Press TV: Of course, the Arab Spring, which has been seen by many to be in opposition to the US hegemonic power in the region and in the “Mahgred”, particularly. And again they say, you see these were peaceful revolutions, revolutions shouldn't be violent. You would still reject the disparity that it was only through non-violence and, my extension, that it was the Palestinian Authority the ones to be talked to and not Hamas spoken to?
Honderich: There's too much in there. I can't possibly handle that. So let me handle the “Arab Spring”, briefly.
I haven't got much to say for Gaddafi and, for that reason; I'm a little hesitant about what to say for Libya, in particular. I take it that his record is pretty bad. But I'm curious as to what kind of a society Libya was, I actually don't know. And I'm even more curious as to what kind of a society is going to come out of the Arab Spring in Libya.
I am, as you know, a professor of philosophy, so I go by other professors. And I heard one on the box sometime in the last fortnight or so. And he was asked why was it that those people are still fighting on Gaddafi's side? And he gave three answers.
The first was because of tribal connections.
The second was because of regional connections.
And the third was because they were fighting for Gaddafi against the incoming government because they were connected with the side he was also connected with. The third thing, the poor...well, I don't really know about that.
I'd like to wait a little bit to find out what I think about the “Arab Spring”. Wait until I get a few more facts.
Press TV: When it comes to Gaza, because certainly there is unanimity in the media framing the debate; Gaza, Hamas, they're not to be spoken to, we now have leaks showing that the Americans say they'll only speak to the Palestinian Authority.
Honderich: What is happening in Palestine, what is being done by neo-Zionism is such that it gives Palestinians, I happen to believe this and it's gotten me into trouble, a moral right to their terrorism against neo-Zionism within all of historic Palestine.
A lot of people believe that. A few people are in a position to be able to say it because they need votes or they need friends, or something like that, or they're too young.
Press TV: But, you've been giving a philosophical justification, from first principles, it has to be said, for years. And yet, even the regulator of this program, when it's broadcast in Britain, may say what you just said is inciting violence. How is it that things have seemed to get worse since you've been working on these topics.
Honderich: I've lately read in a book whose title is called Humanity, Terrorism, Terrorist War, and you'll find a section in there on incitement, and what incitement is.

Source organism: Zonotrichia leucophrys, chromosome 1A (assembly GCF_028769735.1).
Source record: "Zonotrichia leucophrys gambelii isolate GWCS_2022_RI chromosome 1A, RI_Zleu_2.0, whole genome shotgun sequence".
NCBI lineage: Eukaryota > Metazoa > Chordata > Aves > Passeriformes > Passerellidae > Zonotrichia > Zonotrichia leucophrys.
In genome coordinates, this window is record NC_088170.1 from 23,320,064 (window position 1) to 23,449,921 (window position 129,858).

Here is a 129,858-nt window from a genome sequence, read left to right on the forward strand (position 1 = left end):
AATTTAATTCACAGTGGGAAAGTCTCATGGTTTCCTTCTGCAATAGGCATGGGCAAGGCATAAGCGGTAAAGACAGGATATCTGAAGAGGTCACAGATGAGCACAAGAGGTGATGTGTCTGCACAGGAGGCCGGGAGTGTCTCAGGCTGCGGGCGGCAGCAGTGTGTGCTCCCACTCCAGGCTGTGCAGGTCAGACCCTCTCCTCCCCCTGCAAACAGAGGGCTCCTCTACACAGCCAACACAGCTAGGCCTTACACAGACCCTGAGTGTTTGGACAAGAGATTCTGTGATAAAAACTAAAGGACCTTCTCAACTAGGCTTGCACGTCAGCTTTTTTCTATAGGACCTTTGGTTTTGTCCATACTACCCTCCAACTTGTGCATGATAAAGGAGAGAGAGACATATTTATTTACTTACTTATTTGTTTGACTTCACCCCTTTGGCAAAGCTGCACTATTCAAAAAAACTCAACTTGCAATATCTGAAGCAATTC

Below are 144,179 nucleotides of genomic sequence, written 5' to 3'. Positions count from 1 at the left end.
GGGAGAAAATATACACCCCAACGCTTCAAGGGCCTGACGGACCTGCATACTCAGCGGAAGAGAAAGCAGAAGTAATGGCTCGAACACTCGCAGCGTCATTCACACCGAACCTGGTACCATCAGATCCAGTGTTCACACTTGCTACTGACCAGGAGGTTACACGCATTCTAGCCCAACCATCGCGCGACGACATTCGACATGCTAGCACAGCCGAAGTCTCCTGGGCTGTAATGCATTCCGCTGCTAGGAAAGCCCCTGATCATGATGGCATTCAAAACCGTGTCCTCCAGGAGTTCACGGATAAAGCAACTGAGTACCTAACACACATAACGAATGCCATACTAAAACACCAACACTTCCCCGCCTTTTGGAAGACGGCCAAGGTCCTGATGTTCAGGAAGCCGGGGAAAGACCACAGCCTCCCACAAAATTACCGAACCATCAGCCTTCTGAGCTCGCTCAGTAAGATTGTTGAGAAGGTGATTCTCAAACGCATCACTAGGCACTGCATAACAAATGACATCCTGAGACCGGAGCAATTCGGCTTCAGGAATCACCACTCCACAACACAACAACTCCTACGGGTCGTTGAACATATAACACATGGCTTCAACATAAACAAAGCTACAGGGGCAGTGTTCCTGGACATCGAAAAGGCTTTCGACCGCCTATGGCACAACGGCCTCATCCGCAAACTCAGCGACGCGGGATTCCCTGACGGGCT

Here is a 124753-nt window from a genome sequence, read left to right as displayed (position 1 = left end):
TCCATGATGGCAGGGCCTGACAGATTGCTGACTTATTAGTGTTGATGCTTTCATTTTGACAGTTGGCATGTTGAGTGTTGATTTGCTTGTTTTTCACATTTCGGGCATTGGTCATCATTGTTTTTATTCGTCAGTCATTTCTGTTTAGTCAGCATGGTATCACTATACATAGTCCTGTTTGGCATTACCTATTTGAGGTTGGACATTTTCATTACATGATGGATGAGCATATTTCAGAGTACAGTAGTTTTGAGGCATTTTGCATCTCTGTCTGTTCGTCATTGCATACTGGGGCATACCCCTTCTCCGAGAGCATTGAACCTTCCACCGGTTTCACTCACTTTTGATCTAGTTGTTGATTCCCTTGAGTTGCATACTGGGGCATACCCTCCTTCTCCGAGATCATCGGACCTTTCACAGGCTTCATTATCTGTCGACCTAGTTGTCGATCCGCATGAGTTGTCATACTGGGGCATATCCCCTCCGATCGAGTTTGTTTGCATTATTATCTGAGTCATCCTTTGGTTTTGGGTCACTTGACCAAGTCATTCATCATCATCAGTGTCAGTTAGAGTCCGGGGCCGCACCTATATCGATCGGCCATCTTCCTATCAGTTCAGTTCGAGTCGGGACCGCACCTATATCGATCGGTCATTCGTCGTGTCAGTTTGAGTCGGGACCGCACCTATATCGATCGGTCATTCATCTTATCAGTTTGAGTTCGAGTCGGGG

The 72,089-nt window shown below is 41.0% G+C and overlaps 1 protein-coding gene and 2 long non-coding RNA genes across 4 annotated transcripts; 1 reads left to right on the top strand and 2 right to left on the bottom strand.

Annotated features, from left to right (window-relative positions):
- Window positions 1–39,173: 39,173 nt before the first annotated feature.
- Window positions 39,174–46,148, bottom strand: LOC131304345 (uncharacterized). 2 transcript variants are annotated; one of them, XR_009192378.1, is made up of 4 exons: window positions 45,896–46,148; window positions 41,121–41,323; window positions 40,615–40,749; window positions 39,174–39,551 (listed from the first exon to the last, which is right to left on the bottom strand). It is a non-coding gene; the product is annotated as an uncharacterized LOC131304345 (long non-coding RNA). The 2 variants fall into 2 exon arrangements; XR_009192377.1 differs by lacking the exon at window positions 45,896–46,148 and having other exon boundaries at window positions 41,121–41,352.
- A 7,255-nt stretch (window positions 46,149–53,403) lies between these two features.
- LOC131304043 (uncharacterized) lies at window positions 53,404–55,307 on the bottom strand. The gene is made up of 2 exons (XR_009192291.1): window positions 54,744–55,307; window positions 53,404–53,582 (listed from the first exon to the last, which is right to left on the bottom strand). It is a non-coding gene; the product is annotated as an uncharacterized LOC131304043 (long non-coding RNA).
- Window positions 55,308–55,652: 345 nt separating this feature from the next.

I'm writing books. I'm not inciting people. I just give them the best possible reason to give them that the Palestinians have a moral right...
Press TV: Of course, in return, you have been vilified. I think you're even thinking of suing someone for calling you an anti-Semite. How long do you think that confusion between anti-neo-Zionism, as you call it, and anti-Semitism is going to persist?
Honderich: I think you shouldn't sue anybody for what could properly be regarded as an inane lie. Inane falsehoods don't really need suing.
I happen to be married to a Jewish woman. I've got Jewish people in my family. And the general idea that I'm an anti-Semite is at the level of the public relations of [David] Cameron. It's that kind of drivel.
Press TV: Do you think it's gotten worse in terms of being able to debate subjects like the ones you have been debating?
Honderich: It's the case, to be a little more serious, that public discourse in Britain and certainly in America has been dragged down to a level such that getting a hearing for certain views is, more or less, impossible. I'm not quite sure what to do about that.
I'm also not sure about what to do about what is rational with respect to the level of discourse that one goes in for one's self. Should one observe parliamentary language? Should one go in for academic restraint?
Or, should one, thirdly, show a proper, and state a proper moral contempt for, for a start, neo-Zionism?
I'm a little more drawn these days to that third possibility.
Press TV: President Obama certainly was very clear when he said they would use the veto.
Honderich: He may be reasoning that he must carry on in such a way to achieve the most he can in that depraved society. And the most may be very little. The most may be so little that he has even got to do this wretched thing at the UN in order to achieve it.
There is something called the principle of humanity, and in a brief sentence it is, 'take every rational step; take every rational step and only rational steps to get people with bad lives out of those bad lives'. That is not a principle, it's full of deference. It's not full of deference even to political reality. It is full of the attempt to say straightly what ought to happen and, as you gather, I stick to it.